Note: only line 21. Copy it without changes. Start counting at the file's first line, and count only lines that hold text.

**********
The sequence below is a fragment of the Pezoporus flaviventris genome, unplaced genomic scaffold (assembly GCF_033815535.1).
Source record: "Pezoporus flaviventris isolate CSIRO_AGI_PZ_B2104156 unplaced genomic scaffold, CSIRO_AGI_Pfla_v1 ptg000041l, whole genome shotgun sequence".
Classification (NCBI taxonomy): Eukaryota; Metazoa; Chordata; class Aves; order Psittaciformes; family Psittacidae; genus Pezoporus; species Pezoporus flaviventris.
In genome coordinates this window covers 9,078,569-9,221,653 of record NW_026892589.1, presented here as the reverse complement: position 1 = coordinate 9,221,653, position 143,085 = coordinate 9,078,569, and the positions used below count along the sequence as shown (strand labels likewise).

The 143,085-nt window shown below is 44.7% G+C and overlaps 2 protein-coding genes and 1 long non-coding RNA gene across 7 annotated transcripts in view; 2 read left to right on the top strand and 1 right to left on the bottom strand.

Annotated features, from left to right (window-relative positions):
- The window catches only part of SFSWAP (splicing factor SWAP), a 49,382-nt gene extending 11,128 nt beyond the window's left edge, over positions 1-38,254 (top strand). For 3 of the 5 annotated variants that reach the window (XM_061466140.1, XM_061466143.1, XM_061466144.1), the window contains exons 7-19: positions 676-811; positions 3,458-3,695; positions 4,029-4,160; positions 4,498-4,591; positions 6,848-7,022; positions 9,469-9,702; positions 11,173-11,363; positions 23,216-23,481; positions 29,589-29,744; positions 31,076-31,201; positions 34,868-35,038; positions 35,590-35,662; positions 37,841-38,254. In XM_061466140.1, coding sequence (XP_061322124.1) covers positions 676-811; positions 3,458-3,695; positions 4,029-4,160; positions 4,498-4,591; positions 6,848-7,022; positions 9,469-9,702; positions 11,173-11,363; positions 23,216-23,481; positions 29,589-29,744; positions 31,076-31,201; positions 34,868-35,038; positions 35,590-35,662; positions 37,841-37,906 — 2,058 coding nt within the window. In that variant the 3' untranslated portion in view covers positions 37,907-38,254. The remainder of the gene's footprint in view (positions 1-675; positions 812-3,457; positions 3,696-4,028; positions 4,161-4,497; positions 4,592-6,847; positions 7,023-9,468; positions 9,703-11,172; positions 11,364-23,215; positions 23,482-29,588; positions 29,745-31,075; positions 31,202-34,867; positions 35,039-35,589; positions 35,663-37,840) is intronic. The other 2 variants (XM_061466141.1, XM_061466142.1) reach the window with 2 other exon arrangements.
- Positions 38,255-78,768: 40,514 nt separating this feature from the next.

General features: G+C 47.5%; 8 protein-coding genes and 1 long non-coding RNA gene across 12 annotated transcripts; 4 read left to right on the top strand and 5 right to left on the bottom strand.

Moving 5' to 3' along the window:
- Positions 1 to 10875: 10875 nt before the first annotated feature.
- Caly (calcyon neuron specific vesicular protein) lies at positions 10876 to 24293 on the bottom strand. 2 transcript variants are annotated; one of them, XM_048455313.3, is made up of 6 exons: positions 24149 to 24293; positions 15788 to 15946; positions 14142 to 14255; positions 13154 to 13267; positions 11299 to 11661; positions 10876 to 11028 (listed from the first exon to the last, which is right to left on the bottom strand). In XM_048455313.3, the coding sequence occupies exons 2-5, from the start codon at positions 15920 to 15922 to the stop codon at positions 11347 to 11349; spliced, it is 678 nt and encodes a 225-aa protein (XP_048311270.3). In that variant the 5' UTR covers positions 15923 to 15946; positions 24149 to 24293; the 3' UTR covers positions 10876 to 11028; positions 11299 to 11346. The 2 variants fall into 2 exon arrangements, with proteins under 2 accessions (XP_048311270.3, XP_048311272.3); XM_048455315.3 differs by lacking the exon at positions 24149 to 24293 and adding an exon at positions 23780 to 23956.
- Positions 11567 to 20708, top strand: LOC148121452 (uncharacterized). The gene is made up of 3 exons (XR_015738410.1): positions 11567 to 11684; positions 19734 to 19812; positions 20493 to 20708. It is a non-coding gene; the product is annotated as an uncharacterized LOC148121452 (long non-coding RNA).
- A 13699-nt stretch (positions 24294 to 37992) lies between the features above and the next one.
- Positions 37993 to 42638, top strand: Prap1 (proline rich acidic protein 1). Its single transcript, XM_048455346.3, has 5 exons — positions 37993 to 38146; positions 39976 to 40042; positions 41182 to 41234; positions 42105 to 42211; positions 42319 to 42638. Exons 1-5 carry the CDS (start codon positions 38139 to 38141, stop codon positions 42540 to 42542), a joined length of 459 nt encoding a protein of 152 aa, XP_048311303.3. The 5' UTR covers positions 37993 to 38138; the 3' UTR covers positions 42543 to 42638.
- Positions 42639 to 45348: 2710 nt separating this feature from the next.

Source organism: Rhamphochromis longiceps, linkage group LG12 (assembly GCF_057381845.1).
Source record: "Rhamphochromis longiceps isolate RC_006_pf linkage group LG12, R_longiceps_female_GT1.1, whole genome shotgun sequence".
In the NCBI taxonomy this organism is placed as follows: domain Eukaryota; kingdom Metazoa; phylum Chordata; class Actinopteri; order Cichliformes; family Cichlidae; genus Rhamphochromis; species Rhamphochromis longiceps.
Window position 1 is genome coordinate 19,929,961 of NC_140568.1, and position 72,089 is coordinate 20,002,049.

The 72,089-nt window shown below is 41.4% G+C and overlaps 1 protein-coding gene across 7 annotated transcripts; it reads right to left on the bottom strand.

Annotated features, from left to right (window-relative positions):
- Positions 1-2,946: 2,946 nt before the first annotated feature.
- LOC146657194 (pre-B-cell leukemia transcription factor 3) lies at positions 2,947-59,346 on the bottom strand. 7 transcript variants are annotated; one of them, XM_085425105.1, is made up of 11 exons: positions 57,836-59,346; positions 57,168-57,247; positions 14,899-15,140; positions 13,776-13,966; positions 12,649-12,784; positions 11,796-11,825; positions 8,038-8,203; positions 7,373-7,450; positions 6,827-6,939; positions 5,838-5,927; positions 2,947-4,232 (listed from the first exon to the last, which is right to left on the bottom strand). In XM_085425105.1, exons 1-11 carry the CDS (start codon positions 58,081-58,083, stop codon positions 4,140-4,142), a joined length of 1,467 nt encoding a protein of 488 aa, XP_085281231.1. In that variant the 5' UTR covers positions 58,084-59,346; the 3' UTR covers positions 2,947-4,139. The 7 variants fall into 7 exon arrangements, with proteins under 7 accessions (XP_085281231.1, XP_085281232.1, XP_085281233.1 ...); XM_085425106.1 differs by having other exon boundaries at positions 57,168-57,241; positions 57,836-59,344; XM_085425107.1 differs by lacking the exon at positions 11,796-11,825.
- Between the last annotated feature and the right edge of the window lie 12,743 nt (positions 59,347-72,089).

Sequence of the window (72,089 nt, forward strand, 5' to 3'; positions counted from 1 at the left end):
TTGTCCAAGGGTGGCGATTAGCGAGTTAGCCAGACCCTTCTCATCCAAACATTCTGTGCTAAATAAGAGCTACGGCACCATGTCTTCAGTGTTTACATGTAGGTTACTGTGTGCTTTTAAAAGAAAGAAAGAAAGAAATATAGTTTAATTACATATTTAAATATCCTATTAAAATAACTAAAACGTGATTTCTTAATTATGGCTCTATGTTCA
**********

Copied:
The 72,089-nt window shown below is 41.4% G+C and overlaps 1 protein-coding gene across 7 annotated transcripts; it reads right to left on the bottom strand.